Take a look at these statistics: Physical force is used 85% of the time during child abductions. A child is more likely to be a victim of youth violence on school grounds than on the way to school. Five percent or 864,000 students admit to staying home from school at least once a month because they are afraid of being harmed. Alarming, right? One organization thinks so and is committed to doing something about it. RadKIDS is a non-profit whose mission is to teach, train and empower kids to avoid, resist and escape harm. Certified instructors accomplish this not by telling kids what to do but actually showing them how to do it. It just goes to show how good our minds are at reason-giving. BUT WHAT IF MY THOUGHTS ARE TRUE? Sometimes when I first talk about reason-giving, my clients protest strongly: `But these thoughts are true! It's about whether they're helpful. If we allow these thoughts to guide our actions, will they help us to achieve the results we want? Will they help us to be the person we want to be? Will they help us to create the life we want to live? To make this clear, let's revisit the four most common categories of reason-giving: Our minds point out all the obstacles and difficulties that lie in our paths. We all have obstacles, barriers and difficulties that get in the way of us doing the things we want to do. What is the cognitive distortion? What makes me think the thought is true?

I shouldn't have lost track of time. What makes me think the thought is not true or not completely true? Other people get parking tickets. It doesn't necessarily mean they're stupid. What's another way to look at this? I just made a mistake. If the worst happens, what could I do then? Just keep paying parking tickets, but it would be better to set an alarm on my phone so it doesn't happen again. Making changes gives you a better sense of control over your environment, and it enables you to arrange your life in such a way that you can easily sidestep stressors as if they weren't even there. For example, avoiding stressful and invasive calls by switching your phone to silent or leaving it at home. You can start fresh and create a brand-new way of living. You can be proactive. You can do what inspires you. Not all changes are good, and not all stressors can or should be cut out of your life. Change does not imply making extreme or impulsive adjustments to your life; For example, if you're having a terribly stressful day at work and decide to make a huge lifestyle change by promptly quitting your job, well, that would be foolish and create even more unbearable stressors. Low levels of stress are healthy and eliminating them from your life will weaken your vitality. A little bit of stress keeps you on your toes, makes you sharp, and promotes productivity. Rad stands for resisting aggression defensively and children leave the program with awareness, personal safety strategies, and self-defense skills. In addition to how to fight off an attacker, how to escape and how to call for help, the radKIDs curriculum covers a variety of safety topics like:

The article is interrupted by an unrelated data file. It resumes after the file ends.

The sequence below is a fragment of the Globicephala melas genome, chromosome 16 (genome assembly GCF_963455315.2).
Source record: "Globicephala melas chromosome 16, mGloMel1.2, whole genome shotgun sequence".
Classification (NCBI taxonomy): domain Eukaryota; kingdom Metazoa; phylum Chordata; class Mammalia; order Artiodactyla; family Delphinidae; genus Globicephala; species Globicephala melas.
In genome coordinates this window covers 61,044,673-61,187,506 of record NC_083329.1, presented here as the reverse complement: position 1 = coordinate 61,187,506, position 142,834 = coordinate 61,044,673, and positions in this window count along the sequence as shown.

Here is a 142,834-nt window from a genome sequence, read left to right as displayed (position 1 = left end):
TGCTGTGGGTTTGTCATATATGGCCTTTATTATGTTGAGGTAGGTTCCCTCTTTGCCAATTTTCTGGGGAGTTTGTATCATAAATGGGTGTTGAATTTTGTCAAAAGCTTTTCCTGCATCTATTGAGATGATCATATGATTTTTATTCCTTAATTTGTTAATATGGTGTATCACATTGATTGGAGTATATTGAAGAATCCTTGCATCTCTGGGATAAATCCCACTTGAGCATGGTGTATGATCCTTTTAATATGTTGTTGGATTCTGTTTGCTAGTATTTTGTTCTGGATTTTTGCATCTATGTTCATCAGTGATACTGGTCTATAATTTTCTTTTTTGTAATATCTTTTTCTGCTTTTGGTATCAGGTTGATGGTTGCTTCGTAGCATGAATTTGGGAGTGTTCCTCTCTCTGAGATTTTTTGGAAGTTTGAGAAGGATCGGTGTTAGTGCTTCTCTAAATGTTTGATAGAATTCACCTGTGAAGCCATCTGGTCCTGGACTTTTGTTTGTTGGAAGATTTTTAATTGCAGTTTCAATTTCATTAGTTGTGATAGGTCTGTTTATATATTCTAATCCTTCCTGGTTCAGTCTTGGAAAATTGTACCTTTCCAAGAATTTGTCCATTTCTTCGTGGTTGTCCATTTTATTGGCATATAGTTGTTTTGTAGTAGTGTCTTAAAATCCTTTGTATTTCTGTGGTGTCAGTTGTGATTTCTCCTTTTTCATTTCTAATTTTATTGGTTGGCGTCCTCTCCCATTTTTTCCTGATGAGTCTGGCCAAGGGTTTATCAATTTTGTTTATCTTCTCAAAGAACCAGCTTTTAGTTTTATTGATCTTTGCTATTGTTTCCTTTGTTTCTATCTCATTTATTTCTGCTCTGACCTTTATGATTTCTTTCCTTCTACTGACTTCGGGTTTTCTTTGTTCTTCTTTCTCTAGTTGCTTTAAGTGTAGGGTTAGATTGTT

Home and school safety Vehicle and bike safety Internet safety Good, bad and unwanted touch Concerned this program will scare your kids more? It actually does the opposite. It gives them confidence that they have the power to protect themselves. To find a program near you visit www. And our minds are very effective problem-solving machines. So if your mind is realistically appraising those obstacles and constructively figuring out how to overcome them, then such thoughts are likely to be helpful. For example, suppose the barrier or difficulty is lack of time, and your mind says, `Yes, I am very busy. So to make time to practise my presentation skills, I'll cut back on the amount of TV I watch' Thoughts like this are likely to be helpful. But if your mind just keeps going over and over all the potential obstacles, complaining about them, shoving them in your face, and telling you how hard it all is, without looking for constructive, practical solutions, then those thoughts are likely to be unhelpful. Self-judgements Our minds point out all those ways in which we're not up to the task. Our minds are good at spotting what can be improved upon. So if our minds are respectfully appraising our skills, and constructively advising us as to how we can improve them, that's generally useful. For example, if your mind says, `I'm not very good at telling jokes, and I'd like to improve, so I'm going to buy a joke article and practise telling jokes to my trusted friends,' that's probably helpful. What's the best that could happen? I'll never get a parking ticket again.